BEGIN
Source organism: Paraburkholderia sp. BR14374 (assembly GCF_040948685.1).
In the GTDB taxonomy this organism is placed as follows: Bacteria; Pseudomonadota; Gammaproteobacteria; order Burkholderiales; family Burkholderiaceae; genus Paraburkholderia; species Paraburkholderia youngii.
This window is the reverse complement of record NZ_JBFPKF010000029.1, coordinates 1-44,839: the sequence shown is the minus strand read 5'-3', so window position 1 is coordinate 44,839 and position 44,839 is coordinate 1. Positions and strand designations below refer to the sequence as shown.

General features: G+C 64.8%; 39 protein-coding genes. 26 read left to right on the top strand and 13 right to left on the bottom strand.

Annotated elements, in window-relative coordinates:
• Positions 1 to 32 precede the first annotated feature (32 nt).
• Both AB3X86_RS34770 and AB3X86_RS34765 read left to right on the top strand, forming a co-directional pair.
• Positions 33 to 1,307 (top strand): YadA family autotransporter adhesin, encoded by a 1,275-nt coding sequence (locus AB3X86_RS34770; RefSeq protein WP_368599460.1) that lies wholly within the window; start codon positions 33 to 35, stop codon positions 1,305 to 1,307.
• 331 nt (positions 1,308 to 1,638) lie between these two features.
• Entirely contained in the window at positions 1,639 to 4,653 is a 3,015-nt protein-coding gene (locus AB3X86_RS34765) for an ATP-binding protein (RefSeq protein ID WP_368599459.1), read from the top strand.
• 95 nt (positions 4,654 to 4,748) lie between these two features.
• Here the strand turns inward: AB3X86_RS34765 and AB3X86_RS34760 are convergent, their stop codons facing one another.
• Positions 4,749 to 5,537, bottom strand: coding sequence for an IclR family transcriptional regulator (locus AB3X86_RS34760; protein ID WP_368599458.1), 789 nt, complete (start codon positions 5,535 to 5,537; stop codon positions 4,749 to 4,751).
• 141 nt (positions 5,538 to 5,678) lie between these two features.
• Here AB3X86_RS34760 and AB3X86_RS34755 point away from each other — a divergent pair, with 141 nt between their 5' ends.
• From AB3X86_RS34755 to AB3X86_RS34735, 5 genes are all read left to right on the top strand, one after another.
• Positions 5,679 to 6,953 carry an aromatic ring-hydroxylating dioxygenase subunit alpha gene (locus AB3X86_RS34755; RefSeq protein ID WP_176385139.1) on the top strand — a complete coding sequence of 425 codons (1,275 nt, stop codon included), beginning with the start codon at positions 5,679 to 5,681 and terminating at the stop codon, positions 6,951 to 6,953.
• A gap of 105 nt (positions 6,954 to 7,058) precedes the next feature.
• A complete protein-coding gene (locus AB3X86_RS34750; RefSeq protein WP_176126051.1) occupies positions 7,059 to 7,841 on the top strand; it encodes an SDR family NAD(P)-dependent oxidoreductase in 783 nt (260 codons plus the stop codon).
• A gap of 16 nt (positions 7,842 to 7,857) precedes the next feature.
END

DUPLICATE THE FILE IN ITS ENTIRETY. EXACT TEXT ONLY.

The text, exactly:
Source organism: Paraburkholderia sp. BR14374 (assembly GCF_040948685.1).
In the GTDB taxonomy this organism is placed as follows: Bacteria; Pseudomonadota; Gammaproteobacteria; order Burkholderiales; family Burkholderiaceae; genus Paraburkholderia; species Paraburkholderia youngii.
This window is the reverse complement of record NZ_JBFPKF010000029.1, coordinates 1-44,839: the sequence shown is the minus strand read 5'-3', so window position 1 is coordinate 44,839 and position 44,839 is coordinate 1. Positions and strand designations below refer to the sequence as shown.

General features: G+C 64.8%; 39 protein-coding genes. 26 read left to right on the top strand and 13 right to left on the bottom strand.

Annotated elements, in window-relative coordinates:
• Positions 1 to 32 precede the first annotated feature (32 nt).
• Both AB3X86_RS34770 and AB3X86_RS34765 read left to right on the top strand, forming a co-directional pair.
• Positions 33 to 1,307 (top strand): YadA family autotransporter adhesin, encoded by a 1,275-nt coding sequence (locus AB3X86_RS34770; RefSeq protein WP_368599460.1) that lies wholly within the window; start codon positions 33 to 35, stop codon positions 1,305 to 1,307.
• 331 nt (positions 1,308 to 1,638) lie between these two features.
• Entirely contained in the window at positions 1,639 to 4,653 is a 3,015-nt protein-coding gene (locus AB3X86_RS34765) for an ATP-binding protein (RefSeq protein ID WP_368599459.1), read from the top strand.
• 95 nt (positions 4,654 to 4,748) lie between these two features.
• Here the strand turns inward: AB3X86_RS34765 and AB3X86_RS34760 are convergent, their stop codons facing one another.
• Positions 4,749 to 5,537, bottom strand: coding sequence for an IclR family transcriptional regulator (locus AB3X86_RS34760; protein ID WP_368599458.1), 789 nt, complete (start codon positions 5,535 to 5,537; stop codon positions 4,749 to 4,751).
• 141 nt (positions 5,538 to 5,678) lie between these two features.
• Here AB3X86_RS34760 and AB3X86_RS34755 point away from each other — a divergent pair, with 141 nt between their 5' ends.
• From AB3X86_RS34755 to AB3X86_RS34735, 5 genes are all read left to right on the top strand, one after another.
• Positions 5,679 to 6,953 carry an aromatic ring-hydroxylating dioxygenase subunit alpha gene (locus AB3X86_RS34755; RefSeq protein ID WP_176385139.1) on the top strand — a complete coding sequence of 425 codons (1,275 nt, stop codon included), beginning with the start codon at positions 5,679 to 5,681 and terminating at the stop codon, positions 6,951 to 6,953.
• A gap of 105 nt (positions 6,954 to 7,058) precedes the next feature.
• A complete protein-coding gene (locus AB3X86_RS34750; RefSeq protein WP_176126051.1) occupies positions 7,059 to 7,841 on the top strand; it encodes an SDR family NAD(P)-dependent oxidoreductase in 783 nt (260 codons plus the stop codon).
• A gap of 16 nt (positions 7,842 to 7,857) precedes the next feature.